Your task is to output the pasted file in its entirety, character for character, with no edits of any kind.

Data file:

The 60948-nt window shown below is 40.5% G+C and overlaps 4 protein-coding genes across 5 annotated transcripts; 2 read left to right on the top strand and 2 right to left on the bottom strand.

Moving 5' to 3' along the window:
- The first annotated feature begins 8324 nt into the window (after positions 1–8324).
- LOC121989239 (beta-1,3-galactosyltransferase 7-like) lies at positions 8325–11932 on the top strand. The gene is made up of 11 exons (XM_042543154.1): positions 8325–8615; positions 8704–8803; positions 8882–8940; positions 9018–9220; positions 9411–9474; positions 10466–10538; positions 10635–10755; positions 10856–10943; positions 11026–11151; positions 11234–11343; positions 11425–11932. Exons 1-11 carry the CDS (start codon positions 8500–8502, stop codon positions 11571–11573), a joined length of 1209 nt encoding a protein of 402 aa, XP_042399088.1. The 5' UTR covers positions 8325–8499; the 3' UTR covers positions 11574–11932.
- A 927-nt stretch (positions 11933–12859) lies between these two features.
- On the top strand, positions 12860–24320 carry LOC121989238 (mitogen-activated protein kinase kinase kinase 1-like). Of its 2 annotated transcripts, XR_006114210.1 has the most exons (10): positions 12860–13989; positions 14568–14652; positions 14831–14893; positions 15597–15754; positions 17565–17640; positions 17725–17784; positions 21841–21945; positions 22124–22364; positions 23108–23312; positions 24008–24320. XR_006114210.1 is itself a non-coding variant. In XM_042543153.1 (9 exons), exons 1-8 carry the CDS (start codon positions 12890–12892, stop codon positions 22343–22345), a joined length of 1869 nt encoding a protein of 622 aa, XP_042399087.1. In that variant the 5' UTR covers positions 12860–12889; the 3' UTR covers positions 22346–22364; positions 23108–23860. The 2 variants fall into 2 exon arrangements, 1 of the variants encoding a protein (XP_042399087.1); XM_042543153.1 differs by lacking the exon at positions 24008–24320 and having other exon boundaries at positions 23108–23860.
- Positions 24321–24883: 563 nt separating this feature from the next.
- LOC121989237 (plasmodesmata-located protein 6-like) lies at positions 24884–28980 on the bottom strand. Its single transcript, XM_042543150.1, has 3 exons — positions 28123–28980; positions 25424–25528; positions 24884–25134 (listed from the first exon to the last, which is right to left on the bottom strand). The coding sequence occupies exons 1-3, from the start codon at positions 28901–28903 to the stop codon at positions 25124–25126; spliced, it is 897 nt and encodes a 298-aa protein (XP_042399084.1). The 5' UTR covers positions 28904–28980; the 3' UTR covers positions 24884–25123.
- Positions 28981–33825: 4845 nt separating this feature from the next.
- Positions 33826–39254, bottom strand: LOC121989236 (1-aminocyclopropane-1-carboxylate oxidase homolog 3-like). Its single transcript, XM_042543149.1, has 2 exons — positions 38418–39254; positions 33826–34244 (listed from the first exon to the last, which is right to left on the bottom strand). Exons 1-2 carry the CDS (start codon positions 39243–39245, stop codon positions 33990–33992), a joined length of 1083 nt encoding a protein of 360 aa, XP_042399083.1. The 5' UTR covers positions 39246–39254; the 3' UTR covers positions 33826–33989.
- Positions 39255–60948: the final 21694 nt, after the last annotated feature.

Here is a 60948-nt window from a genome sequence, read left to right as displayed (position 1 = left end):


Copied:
The 60948-nt window shown below is 40.5% G+C and overlaps 4 protein-coding genes across 5 annotated transcripts; 2 read left to right on the top strand and 2 right to left on the bottom strand.

Moving 5' to 3' along the window:
- The first annotated feature begins 8324 nt into the window (after positions 1–8324).
- LOC121989239 (beta-1,3-galactosyltransferase 7-like) lies at positions 8325–11932 on the top strand. The gene is made up of 11 exons (XM_042543154.1): positions 8325–8615; positions 8704–8803; positions 8882–8940; positions 9018–9220; positions 9411–9474; positions 10466–10538; positions 10635–10755; positions 10856–10943; positions 11026–11151; positions 11234–11343; positions 11425–11932. Exons 1-11 carry the CDS (start codon positions 8500–8502, stop codon positions 11571–11573), a joined length of 1209 nt encoding a protein of 402 aa, XP_042399088.1. The 5' UTR covers positions 8325–8499; the 3' UTR covers positions 11574–11932.
- A 927-nt stretch (positions 11933–12859) lies between these two features.
- On the top strand, positions 12860–24320 carry LOC121989238 (mitogen-activated protein kinase kinase kinase 1-like). Of its 2 annotated transcripts, XR_006114210.1 has the most exons (10): positions 12860–13989; positions 14568–14652; positions 14831–14893; positions 15597–15754; positions 17565–17640; positions 17725–17784; positions 21841–21945; positions 22124–22364; positions 23108–23312; positions 24008–24320. XR_006114210.1 is itself a non-coding variant. In XM_042543153.1 (9 exons), exons 1-8 carry the CDS (start codon positions 12890–12892, stop codon positions 22343–22345), a joined length of 1869 nt encoding a protein of 622 aa, XP_042399087.1. In that variant the 5' UTR covers positions 12860–12889; the 3' UTR covers positions 22346–22364; positions 23108–23860. The 2 variants fall into 2 exon arrangements, 1 of the variants encoding a protein (XP_042399087.1); XM_042543153.1 differs by lacking the exon at positions 24008–24320 and having other exon boundaries at positions 23108–23860.
- Positions 24321–24883: 563 nt separating this feature from the next.
- LOC121989237 (plasmodesmata-located protein 6-like) lies at positions 24884–28980 on the bottom strand. Its single transcript, XM_042543150.1, has 3 exons — positions 28123–28980; positions 25424–25528; positions 24884–25134 (listed from the first exon to the last, which is right to left on the bottom strand). The coding sequence occupies exons 1-3, from the start codon at positions 28901–28903 to the stop codon at positions 25124–25126; spliced, it is 897 nt and encodes a 298-aa protein (XP_042399084.1). The 5' UTR covers positions 28904–28980; the 3' UTR covers positions 24884–25123.
- Positions 28981–33825: 4845 nt separating this feature from the next.
- Positions 33826–39254, bottom strand: LOC121989236 (1-aminocyclopropane-1-carboxylate oxidase homolog 3-like). Its single transcript, XM_042543149.1, has 2 exons — positions 38418–39254; positions 33826–34244 (listed from the first exon to the last, which is right to left on the bottom strand). Exons 1-2 carry the CDS (start codon positions 39243–39245, stop codon positions 33990–33992), a joined length of 1083 nt encoding a protein of 360 aa, XP_042399083.1. The 5' UTR covers positions 39246–39254; the 3' UTR covers positions 33826–33989.
- Positions 39255–60948: the final 21694 nt, after the last annotated feature.

Here is a 60948-nt window from a genome sequence, read left to right as displayed (position 1 = left end):